Is It Okay for Sub-Advisers to Rely on Investment Advisers for Form ADV Delivery?

Can a sub-adviser or unaffiliated adviser, selected by an investment adviser to help manage client assets, deliver its Form ADV Part 2 to the adviser, instead of the client? Yes, they can, according to a recently issued SEC no-action letter  to Goldman, Sachs & Co.

Generally, under Rule 204-3 of the Advisers Act, the “Brochure Rule,” an investment adviser must deliver a copy of its Form ADV (Part 2A) brochure  and any required supplements (Part 2B) to each of its advisory clients or prospective clients before or at the time of entering into an advisory contract with them.  This includes sub-advisers who are required to deliver their own brochure to the advisory client.

Goldman operates discretionary wrap-fee or managed account programs that employ the services of over 40 unaffiliated sub-advisers.  The programs hire and allocate Goldman’s client assets across multiple sub-advisers.  The fact that these sub-advisers managed client assets, establishes a fiduciary relationship with the client, and makes them also responsible for complying with the Brochure Rule.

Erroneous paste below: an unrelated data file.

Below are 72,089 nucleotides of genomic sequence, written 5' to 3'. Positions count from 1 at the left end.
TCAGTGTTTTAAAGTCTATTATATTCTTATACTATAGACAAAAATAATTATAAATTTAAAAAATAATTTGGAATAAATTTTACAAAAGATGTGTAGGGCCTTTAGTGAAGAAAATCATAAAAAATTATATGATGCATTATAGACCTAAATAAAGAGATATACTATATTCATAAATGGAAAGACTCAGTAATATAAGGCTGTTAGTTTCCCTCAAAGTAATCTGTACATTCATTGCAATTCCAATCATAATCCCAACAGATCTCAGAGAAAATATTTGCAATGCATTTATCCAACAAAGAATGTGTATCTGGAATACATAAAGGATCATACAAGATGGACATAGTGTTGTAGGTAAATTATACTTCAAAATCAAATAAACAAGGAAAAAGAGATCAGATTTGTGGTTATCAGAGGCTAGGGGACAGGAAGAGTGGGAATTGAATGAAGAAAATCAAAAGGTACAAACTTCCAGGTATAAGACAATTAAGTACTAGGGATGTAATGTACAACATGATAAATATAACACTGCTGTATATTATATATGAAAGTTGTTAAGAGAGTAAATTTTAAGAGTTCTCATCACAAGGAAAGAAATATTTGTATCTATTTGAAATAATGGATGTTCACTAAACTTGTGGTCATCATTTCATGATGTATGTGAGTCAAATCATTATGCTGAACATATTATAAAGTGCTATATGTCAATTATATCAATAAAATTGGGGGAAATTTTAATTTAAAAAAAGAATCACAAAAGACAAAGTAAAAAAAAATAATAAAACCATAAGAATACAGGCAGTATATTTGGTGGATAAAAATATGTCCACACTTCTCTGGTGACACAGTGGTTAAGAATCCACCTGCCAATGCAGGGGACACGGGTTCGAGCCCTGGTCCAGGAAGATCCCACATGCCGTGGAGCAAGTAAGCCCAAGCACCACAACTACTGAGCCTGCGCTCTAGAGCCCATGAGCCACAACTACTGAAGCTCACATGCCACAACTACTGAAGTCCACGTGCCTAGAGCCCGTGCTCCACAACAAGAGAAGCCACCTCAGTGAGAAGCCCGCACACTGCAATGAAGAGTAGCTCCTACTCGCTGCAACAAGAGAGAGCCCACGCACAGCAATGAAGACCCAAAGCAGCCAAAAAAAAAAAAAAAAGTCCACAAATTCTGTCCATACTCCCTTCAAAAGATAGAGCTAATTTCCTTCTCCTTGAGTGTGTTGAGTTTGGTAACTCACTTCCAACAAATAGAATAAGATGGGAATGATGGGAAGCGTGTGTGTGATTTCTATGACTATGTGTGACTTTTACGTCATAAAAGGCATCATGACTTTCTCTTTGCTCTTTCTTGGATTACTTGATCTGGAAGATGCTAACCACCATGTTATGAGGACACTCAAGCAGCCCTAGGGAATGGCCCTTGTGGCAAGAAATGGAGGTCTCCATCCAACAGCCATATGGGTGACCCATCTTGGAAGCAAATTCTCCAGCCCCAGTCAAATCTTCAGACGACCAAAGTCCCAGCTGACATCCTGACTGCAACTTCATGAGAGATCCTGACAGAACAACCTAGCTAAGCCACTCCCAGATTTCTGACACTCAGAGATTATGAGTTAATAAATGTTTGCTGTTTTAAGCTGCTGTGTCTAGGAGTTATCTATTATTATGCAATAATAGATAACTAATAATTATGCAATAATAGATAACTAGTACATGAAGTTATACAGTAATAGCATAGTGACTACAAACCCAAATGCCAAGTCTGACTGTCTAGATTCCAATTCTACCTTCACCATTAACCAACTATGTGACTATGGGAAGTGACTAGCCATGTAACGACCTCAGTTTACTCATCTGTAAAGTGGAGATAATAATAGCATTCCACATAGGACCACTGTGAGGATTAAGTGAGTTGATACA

Goldman sought assurances that permitting clients to elect not to receive the brochure documents but, instead, rely on Goldman to receive them on the client’s behalf would not result in the SEC bringing an enforcement action.In support, Goldman pointed to several examples of so-called “constructive delivery” where the SEC has permitted delivery of documents to a properly authorized agent — thus, constituting delivery to the agent’s principal  in accordance with well-established common-law agency principles.

Examples of  this in other contexts, Goldman noted, included, the SEC permitting investment advisers to receive offering prospectuses on behalf of their clients; the SEC approving various SROs rules allowing broker-dealers to satisfy their proxy delivery obligations, annual and semi-annual reports, and other shareholder communications obligations to customers by sending the materials to the customers’ investment advisers instead of the customers;  under Regulation S-P, the SEC permitting advisers to satisfy their obligations to deliver initial and opt-out notices to consumers by sending the notices to the consumers’ legal representatives; and under rule 206(4)-2, the Custody Rule, the SEC permitting advisers to satisfy their obligations to send notices of custodial arrangements and any required account statements to a client by sending them to an “independent representative” designated by the client.

Investment advisers relying on the Goldman no-action letter should consider implementing, among others, the following  steps:

1.  Offer the client, in writing, the choice of appointing you,  the adviser,  to receive the brochure document from sub-advisers and briefly explain, in plain English, the information in the sub-adviser’s brochure document. This can be done in the investment management agreement or a separate agreement;